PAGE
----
- The Washington Times - Tuesday, July 17, 2007

The Washington Wizards’ summer to-do list is almost finished.

The club already has signed two first-round picks (No. 16 Nick Young from this year’s draft and No. 18 Oleksiy Pecherov from last year’s) and has gotten a chance to look at them in the recently completed Las Vegas Summer League, in which the team of rookies and free agents went 2-4.

The Wizards officially signed guard DeShawn Stevenson to a four-year, $15 million deal yesterday, guaranteeing the team will bring back all five starters from last season’s playoff team if it so chooses.

At some point in the next few days, the club is expected to announce it has completed a deal with second-round pick Dominic McGuire, bringing the number of signed players to 11. And though there still are things left on the list, all of them now will be determined by the luxury tax, not the salary cap.

Even before they came to terms with Stevenson over the weekend, the Wizards were over the cap ($55.6 million). But going into free agency, just four teams — Charlotte, Orlando, Memphis and Milwaukee — had any significant cap space available.

These circumstances will play an interesting role in what the Wizards do next, specifically as it relates to restricted free agent Andray Blatche.

The Wizards used a portion of the midlevel exception to sign Stevenson, meaning they already have about $64 million committed to salaries for next season. This puts them right on the doorstep of the dreaded luxury tax trigger ($67.8 million), the point at which teams must pay a dollar (to the league) for every dollar by which they exceed the tax.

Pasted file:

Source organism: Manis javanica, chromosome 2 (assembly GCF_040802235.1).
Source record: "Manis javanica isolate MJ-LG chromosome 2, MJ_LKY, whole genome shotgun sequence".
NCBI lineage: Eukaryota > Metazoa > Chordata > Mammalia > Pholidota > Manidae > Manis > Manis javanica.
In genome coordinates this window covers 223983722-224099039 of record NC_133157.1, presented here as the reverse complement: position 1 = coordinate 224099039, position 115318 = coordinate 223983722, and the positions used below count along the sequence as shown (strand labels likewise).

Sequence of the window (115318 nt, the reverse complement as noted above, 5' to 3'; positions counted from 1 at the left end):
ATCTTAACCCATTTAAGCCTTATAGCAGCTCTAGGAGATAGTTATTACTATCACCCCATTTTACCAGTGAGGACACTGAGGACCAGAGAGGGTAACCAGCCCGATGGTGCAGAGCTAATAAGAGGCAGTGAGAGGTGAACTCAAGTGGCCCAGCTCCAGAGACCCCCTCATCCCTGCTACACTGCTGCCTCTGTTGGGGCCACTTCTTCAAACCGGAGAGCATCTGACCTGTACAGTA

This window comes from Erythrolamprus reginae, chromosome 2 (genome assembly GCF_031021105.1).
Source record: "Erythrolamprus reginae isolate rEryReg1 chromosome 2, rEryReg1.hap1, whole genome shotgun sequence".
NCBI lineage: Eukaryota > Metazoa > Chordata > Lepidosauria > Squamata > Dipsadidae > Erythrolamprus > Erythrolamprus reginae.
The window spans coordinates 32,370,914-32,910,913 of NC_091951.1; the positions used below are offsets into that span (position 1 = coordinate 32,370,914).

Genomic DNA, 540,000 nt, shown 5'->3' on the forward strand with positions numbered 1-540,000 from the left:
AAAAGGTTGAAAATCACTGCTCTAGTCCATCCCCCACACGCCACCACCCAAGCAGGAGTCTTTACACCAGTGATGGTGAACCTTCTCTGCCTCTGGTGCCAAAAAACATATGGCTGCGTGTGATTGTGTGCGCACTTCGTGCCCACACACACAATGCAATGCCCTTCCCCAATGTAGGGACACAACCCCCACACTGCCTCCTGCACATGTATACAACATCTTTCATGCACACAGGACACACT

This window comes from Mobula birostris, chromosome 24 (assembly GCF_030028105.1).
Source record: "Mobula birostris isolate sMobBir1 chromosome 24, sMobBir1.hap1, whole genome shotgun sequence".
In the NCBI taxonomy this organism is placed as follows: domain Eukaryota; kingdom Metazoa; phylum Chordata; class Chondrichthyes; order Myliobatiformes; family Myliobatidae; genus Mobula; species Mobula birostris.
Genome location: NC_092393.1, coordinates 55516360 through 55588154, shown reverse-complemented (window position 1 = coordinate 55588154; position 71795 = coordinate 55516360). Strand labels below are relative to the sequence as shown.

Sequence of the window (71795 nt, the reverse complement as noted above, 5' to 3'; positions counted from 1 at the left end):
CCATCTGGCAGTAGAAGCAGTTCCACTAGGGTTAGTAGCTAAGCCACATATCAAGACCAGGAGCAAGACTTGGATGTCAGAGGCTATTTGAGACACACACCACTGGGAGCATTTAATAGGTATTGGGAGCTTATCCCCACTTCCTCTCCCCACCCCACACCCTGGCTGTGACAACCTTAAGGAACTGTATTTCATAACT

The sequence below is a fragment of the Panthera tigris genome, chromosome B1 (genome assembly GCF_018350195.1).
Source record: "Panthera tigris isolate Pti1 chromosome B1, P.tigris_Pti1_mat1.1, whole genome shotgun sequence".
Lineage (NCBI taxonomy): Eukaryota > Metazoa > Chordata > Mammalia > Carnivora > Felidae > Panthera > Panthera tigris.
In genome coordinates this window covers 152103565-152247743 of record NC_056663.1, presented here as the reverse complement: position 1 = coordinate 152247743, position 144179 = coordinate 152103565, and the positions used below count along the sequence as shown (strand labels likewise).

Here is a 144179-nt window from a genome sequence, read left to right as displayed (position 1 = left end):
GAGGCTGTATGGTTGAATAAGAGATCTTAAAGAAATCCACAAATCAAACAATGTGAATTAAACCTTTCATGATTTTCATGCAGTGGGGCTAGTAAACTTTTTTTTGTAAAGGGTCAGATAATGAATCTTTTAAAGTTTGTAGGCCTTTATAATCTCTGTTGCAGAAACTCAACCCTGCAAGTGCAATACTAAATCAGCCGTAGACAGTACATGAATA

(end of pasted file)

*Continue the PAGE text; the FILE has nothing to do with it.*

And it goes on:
Despite the Wizards’ contention that they want to keep the 20-year-old Blatche — a 6-foot-11 forward with more untapped potential than anything else — there are other teams out there that could tender Blatche a contract the Wizards could not match without exceeding the tax.

Some teams, such as Dallas, which is believed to have some interest in Blatche, could offer him the midlevel exception, with a starting first-year salary of about $5.4 million. Because he is a restricted free agent, the Wizards, despite the proximity of the tax trigger, can match any offer Blatche receives.

“We have had some discussions with a number of teams showing interest in Andray,” his agent, Eric Fleisher, said last night.

After Blatche, the Wizards hope to use their other exception of approximately $1.8 million on free agent center Calvin Booth, according to sources.

Washington already has started the process of jettisoning players it doesn’t want, with Jarvis Hayes at the top of the list. Hayes is a restricted free agent whom the Wizards don’t plan on retaining, according to team and league sources.

Other free agents who don’t appear to figure prominently in the Wizards’ plans at this point are Michael Ruffin, Donnell Taylor, Mike Hall and Roger Mason.

The Wizards have somewhat of a wild card in that they have been given the rights to negotiate a contract buyout of Spanish standout Juan Carlos Navarro.

Whatever the 27-year-old Navarro does in the league will be determined by what the Wizards do with his rights. A number of teams have inquired about Navarro, and there appears to be a market for a player with good offensive skills who is not believed to be much of a defender.

Note Forward Caron Butler was honored by the NBA with the Community Assist Award for June. Butler was honored for his ongoing philanthropic work in his hometown of Racine, Wis.

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